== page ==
HomeHelpIdentify living things
There are three things you will need to identify an organism.

Getting started

Range
Checklist
This is your list of things that might be found living in the wild. It should be as comprehensive as possible, otherwise it is impossible to know if there is another species in the same range with the same field marks. It must include the scientific name (genus and species) for each item on the list, because it is not unusual for the same common name to be associated with unrelated things. Items on the list should be grouped in a meaningful way, such as by class then family, such that you can place your specimen first in a family before narrowing down to genus and species. Having a list that is targeted to your specific location will help keep the size manageable. An ideal checklist may also include seasonal information, such as when a bird's migration takes it through your area or when a plant is expected to flower. Ready to see what lives in Texas? Click the Texas tab above.
Compact camera
Digital camera
You need a way to refer back to the details of your specimen as you try to identify it with the help of field guides or any other resources. Of course you may not need a camera if you have collected your specimen, but collection should be done only on your own property or with permission. Having a permanent record allows you to go back and reevaluate the observation if any anytime you are are not 100% confident in the original identification, for example if you realize only later that something very similar exists in the same area. A digital image makes it easier to get help through internet resources such as Flickr identification groups, iNaturalist.org, or BugGuide.net. Contributing to sites like these and many others enables projects, such as Texas Nature, to use your data for research purposes.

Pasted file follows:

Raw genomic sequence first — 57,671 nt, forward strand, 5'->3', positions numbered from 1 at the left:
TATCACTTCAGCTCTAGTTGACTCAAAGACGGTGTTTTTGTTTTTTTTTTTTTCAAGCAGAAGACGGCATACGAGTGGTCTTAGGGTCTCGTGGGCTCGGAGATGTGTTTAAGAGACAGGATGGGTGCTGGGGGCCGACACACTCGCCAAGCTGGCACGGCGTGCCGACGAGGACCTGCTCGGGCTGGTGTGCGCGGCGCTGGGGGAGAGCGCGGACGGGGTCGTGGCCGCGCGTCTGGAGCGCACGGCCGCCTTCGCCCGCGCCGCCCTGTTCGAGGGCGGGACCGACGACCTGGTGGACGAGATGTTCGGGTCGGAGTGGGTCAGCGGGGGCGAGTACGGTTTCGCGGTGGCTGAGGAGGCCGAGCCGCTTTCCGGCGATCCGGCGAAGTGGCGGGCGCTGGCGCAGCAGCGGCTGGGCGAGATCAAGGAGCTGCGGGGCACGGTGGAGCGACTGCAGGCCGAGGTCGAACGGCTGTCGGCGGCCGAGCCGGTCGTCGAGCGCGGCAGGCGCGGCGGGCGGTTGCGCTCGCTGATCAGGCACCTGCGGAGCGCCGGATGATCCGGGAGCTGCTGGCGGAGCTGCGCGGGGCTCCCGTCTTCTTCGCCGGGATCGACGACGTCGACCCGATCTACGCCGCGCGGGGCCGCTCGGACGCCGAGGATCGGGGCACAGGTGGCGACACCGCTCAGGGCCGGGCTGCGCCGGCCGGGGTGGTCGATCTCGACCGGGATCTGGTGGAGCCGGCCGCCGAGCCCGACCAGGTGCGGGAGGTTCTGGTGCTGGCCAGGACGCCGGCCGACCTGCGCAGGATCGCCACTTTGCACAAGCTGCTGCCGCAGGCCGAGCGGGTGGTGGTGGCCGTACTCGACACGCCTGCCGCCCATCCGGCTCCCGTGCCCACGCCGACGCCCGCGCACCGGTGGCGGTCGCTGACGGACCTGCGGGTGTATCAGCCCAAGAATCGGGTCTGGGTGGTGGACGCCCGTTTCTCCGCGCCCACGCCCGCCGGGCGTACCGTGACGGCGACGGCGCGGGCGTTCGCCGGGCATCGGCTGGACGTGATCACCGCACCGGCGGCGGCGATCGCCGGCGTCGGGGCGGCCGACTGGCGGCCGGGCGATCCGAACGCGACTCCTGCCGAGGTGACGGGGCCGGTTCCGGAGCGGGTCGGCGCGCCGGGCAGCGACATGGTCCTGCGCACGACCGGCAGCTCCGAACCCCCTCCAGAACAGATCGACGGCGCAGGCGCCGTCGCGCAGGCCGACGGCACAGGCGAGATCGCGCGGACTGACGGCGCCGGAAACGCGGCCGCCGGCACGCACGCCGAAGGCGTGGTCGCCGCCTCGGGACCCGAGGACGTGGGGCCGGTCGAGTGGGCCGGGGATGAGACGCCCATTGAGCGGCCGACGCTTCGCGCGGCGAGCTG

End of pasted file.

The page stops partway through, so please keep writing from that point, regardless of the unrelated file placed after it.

Your Local Library
Library card
and an internet connection, and friends who know stuff.

Putting it in action

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Top down method
The Top Down Method is the most scientific approch. Starting at a point of confidence, you methodically select a subset of possibilities, until you have identified your specimen, or at least have narrowed it down to a few choices.
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Bottom up method
It's okay to cheat, as long as your final answer is correct.
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Brute force method
If the top down method is the right way to identify a species, then brute force is the wrong way. Starting with a set of possibilities, you walk through them one by one, reading a detailed description of each, until you find the correct match.
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